If you want to use continuous improvement and develop your warehouse production you need to take risks. You will not make any progress if you do not dare to take calculated risks. This applies in most business areas. Otherwise you will end up in a state where you only manage your current operations.
It is no cliché, a successful leader must be courageous and humble. A failure is not a big thing as long as it doesn’t cost a lot of money, it is one step closer to success.
Calculate and consider the risk of a change you plan to do. Make sure it is easy to rewind to the old procedure if the change is not a success. For example:
You know the current costs of packaging material you use in the warehouse and you know how much time your staff spend to package all the goods to customers. The statistics looks good regarding transport damages. But how do you know your warehouse production isn’t too ambitious? What if you could have the same statistics regarding transport damages and also save money in packaging material and labor costs? In a case like this you can’t find an answer using theoretical knowledge, you need to take a risk using trial and error in practice. Warehousing is not a science where you can find all the answers in mathematical theory. You need to take some risks to make progress. Of course, it is important to be clear and communicate what you do to relevant parties.
I have done the example above in a warehouse production. No one had thought about it. Everybody was satisfied with the quality. Of course everybody wanted lower production costs but no one was willing to take the risk. I explained, as long as we have a close follow up with our customers and measuring quality statistics it is easy to rewind if we see negative results. The project was a success, we reduced the packaging costs and increased efficiency. The quality was at the same level.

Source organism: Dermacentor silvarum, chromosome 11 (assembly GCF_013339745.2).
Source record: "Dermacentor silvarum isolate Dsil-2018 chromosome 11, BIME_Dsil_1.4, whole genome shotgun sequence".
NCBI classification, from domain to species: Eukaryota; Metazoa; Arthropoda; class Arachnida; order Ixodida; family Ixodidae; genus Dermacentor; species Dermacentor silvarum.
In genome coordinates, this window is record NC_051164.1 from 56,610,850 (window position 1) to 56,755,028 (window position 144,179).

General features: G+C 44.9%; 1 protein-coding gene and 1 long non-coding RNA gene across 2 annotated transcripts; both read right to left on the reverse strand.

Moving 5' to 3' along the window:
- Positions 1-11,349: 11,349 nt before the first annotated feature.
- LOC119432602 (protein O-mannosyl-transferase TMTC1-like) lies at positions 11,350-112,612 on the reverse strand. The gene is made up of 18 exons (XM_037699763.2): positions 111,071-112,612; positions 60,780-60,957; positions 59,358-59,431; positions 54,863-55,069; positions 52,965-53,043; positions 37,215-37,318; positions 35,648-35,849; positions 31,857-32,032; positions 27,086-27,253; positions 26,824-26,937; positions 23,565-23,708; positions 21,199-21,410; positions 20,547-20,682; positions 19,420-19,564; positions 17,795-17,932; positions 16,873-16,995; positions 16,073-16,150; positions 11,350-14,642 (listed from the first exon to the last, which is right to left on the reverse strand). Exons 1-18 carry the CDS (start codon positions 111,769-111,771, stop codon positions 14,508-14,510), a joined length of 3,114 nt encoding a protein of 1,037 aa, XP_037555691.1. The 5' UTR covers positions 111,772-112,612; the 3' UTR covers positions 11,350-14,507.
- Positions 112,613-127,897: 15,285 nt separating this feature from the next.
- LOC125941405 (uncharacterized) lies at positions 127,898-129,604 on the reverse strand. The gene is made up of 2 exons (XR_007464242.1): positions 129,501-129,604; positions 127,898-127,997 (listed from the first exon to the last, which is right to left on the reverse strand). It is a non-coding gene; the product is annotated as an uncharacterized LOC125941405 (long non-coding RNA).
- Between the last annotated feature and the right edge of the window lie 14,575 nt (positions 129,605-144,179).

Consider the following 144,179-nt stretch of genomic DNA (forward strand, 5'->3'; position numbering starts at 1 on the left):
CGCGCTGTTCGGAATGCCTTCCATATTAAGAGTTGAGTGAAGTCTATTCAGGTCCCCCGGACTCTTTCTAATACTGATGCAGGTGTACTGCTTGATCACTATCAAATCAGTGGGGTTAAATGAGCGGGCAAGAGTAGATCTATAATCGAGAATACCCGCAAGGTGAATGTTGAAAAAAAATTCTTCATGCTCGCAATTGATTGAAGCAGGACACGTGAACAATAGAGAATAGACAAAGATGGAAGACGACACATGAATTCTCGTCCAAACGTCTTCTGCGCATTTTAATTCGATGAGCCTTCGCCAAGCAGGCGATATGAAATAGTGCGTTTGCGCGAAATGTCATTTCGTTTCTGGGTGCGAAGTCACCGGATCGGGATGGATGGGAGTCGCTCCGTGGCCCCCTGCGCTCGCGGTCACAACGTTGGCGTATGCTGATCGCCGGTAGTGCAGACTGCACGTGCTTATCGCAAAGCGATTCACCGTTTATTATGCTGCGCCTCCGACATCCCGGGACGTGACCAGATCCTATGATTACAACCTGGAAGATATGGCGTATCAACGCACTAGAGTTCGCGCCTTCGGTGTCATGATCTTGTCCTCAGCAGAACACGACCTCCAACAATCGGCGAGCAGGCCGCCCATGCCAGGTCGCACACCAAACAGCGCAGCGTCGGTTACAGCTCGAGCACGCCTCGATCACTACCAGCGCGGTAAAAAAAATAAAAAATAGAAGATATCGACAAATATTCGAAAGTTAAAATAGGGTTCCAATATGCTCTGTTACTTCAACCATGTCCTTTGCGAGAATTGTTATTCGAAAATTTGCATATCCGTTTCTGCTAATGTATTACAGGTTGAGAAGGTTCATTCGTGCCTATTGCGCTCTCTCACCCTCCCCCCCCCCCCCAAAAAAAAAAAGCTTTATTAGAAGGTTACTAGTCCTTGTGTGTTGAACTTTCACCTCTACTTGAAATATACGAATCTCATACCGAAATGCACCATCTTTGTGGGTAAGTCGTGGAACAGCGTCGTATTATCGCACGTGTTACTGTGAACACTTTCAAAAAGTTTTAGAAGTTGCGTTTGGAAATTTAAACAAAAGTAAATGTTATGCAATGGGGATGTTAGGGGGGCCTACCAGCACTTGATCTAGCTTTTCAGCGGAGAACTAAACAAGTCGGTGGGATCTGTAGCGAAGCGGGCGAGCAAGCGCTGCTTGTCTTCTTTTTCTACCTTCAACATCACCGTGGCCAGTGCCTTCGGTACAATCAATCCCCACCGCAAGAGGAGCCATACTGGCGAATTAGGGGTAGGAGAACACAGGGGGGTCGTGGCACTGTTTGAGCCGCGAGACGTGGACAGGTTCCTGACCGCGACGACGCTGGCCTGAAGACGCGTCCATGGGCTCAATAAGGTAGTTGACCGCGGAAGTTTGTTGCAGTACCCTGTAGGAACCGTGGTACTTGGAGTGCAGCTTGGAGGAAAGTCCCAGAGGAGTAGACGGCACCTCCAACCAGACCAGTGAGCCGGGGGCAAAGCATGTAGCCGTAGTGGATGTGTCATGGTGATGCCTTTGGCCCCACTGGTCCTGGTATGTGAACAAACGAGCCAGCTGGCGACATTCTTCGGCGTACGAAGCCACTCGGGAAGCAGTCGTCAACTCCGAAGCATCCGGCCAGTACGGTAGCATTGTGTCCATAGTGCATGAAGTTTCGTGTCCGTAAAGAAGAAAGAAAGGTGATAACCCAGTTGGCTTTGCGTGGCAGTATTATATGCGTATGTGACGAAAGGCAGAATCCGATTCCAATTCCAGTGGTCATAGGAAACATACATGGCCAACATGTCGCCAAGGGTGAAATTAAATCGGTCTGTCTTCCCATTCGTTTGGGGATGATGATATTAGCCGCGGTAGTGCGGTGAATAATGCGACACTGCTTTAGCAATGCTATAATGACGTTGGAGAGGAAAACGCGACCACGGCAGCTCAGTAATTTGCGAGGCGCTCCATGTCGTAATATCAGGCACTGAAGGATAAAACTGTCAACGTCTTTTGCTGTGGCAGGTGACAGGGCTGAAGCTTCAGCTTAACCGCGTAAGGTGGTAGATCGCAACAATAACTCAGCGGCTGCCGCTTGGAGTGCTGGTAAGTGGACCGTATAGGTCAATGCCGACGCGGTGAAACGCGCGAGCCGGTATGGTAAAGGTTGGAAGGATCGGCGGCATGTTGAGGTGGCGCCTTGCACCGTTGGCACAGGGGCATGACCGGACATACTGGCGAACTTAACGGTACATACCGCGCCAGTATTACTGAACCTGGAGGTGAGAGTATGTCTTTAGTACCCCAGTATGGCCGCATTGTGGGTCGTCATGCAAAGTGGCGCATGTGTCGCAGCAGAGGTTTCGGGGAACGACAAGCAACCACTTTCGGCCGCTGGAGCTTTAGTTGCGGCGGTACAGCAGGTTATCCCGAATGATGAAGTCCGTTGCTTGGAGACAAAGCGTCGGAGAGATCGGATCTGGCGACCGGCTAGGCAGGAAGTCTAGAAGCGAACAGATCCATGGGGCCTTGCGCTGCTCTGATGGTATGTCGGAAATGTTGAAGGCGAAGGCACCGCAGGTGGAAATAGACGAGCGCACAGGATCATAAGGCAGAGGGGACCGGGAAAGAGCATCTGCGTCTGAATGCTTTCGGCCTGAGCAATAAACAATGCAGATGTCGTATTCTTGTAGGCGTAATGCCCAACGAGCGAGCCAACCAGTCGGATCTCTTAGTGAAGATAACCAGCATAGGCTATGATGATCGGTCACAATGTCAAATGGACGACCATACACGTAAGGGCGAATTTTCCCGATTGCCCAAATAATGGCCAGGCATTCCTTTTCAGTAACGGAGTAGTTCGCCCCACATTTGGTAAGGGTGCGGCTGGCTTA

I have used this working method many times in different operations with great success. As long as it doesn’t cost a lot of money and there is not too big risks regarding customer satisfaction for example there is no reason not trying.
I recommend everyone to look with critical eyes at current warehouse operations and value if it is possible to make any changes to save time and money. Not only operations you are dissatisfied with, I mean every operation. That is continuous improvement with lean thinking. Lean is not a science it is actually very often trial and error without prestige and with the courage to make mistakes and to take responsibility for progress.